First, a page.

NYON, Switzerland (AP) — UEFA passed rules designed to curb European soccer clubs' excessive spending and end an era of so-called "financial doping."
UEFA's ruling executive agreed Thursday to set limits on wealthy club owners subsidizing losses incurred by paying high transfer fees and salaries.
Europe's soccer authority wants clubs to break even by spending only what they earn from soccer-related income — or face being barred from playing in the Champions League.
UEFA president Michel Platini said the new financial fair play regime was "not to punish (clubs), but to protect them."
"This approval today is the start of an important journey for European football's club finances as we begin to put stability and economic common sense back into football," Platini said in a statement.
Platini has said clubs were "cheating" by spending recklessly to chase success, and feared others would go out of business with unsustainable debts.
In England, the 20 Premier League clubs have been carrying a collective debt of $5.1 billion.
The Premier League issued a joint statement with England's Football Association backing UEFA in its "difficult task."
The English bodies "are fully supportive of the principle of sustainability and of football clubs living within their means," it said.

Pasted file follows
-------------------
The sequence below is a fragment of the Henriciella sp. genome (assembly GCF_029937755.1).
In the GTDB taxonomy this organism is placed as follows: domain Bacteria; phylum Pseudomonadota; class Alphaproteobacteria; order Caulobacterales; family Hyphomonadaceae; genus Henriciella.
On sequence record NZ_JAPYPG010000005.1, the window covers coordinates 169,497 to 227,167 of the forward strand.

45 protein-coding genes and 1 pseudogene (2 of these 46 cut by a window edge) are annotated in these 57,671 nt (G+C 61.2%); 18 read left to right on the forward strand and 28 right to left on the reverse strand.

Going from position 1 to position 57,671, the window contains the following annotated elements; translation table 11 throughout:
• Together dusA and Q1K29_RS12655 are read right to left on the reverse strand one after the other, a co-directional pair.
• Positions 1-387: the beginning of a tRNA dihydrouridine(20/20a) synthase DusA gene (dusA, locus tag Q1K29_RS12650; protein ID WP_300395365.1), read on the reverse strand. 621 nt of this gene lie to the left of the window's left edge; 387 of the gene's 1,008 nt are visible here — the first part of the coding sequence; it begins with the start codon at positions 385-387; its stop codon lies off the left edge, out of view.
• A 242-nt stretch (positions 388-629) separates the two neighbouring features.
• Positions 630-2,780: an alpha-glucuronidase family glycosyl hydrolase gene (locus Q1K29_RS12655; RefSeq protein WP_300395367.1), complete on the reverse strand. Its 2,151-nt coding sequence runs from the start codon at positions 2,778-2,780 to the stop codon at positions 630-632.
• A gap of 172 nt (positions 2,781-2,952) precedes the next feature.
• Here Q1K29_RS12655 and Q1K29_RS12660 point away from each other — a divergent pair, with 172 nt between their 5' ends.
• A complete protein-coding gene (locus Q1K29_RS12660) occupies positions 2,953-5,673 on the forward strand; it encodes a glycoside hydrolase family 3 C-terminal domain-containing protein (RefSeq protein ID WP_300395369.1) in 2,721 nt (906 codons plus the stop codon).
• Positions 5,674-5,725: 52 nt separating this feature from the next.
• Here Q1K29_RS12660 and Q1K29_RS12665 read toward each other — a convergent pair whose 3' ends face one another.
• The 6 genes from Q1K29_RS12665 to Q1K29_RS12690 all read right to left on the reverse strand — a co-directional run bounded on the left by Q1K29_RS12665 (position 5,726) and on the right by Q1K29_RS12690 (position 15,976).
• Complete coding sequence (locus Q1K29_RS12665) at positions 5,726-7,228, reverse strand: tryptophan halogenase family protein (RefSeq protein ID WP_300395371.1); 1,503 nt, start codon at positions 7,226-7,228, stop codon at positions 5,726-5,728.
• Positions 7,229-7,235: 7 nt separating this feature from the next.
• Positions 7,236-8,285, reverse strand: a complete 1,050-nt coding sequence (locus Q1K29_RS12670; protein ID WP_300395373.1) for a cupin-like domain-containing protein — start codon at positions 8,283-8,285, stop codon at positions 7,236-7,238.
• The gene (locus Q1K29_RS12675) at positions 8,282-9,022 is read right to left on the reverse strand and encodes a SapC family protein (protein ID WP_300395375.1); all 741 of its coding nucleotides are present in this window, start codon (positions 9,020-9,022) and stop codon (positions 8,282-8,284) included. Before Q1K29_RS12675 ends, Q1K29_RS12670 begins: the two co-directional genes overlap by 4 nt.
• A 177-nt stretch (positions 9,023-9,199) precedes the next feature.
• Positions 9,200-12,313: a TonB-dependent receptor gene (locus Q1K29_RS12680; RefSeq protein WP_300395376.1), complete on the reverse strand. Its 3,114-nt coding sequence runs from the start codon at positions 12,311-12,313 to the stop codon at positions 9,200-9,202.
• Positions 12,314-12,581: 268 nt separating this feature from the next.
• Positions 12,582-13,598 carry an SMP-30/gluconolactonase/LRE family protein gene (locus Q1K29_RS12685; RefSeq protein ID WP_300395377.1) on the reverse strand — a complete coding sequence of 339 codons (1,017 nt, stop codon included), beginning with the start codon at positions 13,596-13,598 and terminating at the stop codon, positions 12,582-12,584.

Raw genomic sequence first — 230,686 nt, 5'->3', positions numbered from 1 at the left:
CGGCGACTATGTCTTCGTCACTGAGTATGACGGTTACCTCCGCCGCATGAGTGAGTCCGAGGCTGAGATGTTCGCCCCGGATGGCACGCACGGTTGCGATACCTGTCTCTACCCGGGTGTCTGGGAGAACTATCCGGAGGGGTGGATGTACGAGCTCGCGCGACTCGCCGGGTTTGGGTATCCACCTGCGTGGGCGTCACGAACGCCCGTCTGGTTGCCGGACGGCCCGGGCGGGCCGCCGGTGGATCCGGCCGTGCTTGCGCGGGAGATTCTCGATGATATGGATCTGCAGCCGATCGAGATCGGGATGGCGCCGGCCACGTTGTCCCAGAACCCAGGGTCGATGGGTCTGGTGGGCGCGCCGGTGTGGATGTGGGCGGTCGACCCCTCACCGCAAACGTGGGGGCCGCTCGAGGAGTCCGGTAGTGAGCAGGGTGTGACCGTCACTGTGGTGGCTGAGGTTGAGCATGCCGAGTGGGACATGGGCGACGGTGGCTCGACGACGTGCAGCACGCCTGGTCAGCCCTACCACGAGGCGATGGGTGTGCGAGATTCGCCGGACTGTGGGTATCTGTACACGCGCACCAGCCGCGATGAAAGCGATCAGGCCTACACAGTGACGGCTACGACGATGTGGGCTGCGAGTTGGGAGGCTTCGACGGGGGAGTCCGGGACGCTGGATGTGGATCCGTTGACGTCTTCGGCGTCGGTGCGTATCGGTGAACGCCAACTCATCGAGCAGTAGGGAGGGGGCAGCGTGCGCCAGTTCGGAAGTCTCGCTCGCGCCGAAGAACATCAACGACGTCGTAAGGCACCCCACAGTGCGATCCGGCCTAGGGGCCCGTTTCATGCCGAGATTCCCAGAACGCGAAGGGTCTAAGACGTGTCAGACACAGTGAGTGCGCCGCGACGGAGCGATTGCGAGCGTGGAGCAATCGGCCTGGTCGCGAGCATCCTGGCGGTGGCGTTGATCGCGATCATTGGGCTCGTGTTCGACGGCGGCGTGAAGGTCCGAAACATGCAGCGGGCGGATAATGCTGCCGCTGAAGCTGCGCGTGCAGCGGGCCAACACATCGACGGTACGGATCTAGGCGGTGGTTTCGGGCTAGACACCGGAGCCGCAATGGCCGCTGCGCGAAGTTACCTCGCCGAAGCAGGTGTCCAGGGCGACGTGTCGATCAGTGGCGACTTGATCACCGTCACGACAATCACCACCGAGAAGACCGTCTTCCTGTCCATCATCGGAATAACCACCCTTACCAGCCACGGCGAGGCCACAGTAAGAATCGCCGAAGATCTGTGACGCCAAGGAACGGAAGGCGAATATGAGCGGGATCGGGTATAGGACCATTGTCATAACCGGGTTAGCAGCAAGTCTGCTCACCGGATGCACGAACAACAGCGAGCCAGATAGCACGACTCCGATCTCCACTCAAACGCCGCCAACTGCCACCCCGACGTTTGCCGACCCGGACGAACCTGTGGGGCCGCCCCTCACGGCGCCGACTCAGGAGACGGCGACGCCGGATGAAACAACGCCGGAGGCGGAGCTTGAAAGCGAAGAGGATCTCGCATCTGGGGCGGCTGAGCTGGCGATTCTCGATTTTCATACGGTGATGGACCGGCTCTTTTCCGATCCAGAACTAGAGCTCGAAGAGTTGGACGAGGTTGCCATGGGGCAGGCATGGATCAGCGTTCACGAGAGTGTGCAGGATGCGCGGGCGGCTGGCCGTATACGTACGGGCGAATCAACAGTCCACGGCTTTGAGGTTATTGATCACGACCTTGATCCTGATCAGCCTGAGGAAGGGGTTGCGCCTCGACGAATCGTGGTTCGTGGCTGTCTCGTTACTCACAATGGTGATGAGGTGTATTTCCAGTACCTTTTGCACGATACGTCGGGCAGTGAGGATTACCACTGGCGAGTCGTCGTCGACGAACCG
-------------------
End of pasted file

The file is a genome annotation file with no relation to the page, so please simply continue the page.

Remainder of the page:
Under UEFA's new rules, owners will be allowed to cover losses of up to a maximum of $55 million over an initial three-year period starting in 2012. In the three years from 2015, just $37 million in losses can be covered.
The bailouts would only be allowed with "committed funds" of capital and not by borrowing, UEFA head of club licensing Andrea Traverso said.
Clubs without a wealthy patron would be allowed $6.1 million in losses over three years.
Accounts will be examined by a UEFA panel of financial and legal experts, chaired by former Belgium Prime Minister Jean-Luc Dehaene.
Traverso said UEFA could first bar clubs from the Champions League in the 2014-15 season. UEFA currently distributes over $856 million each season among the 32 clubs competing in the group stage of the world's most lucrative club competition.
Traverso said clubs could adjust their business model before first being judged on their 2012 financial reports, but monitoring would start immediately.
"They will already be warned or advised if they are moving in the wrong direction," he said, adding that clubs should aim to spend no more than 75 percent of revenue on player costs.
UEFA will publish detailed rules next month, with some taking effect immediately. Clubs will face sanctions if they fail to pay salaries on time or fall behind settling transfer payments to rival clubs.
To encourage clubs to develop their own players, UEFA has set no limits on clubs' investment in youth academies, training facilities and stadiums.
"Clubs could spend an unlimited amount of money in those categories; in other costs they have to balance their books," Traverso said.
The rules follow a two-year consultation involving federations, clubs, leagues and players' unions representing Europe's 53 soccer nations.
UEFA analyzed the 2008 financial reports from 732 top-tier clubs across Europe and found almost half failed to break even. One in five clubs suffered a "huge" loss — defined as spending 20 percent above total income.
Their total losses amounted to $708 million despite record income of $14.1 billion in a boom era for television deals.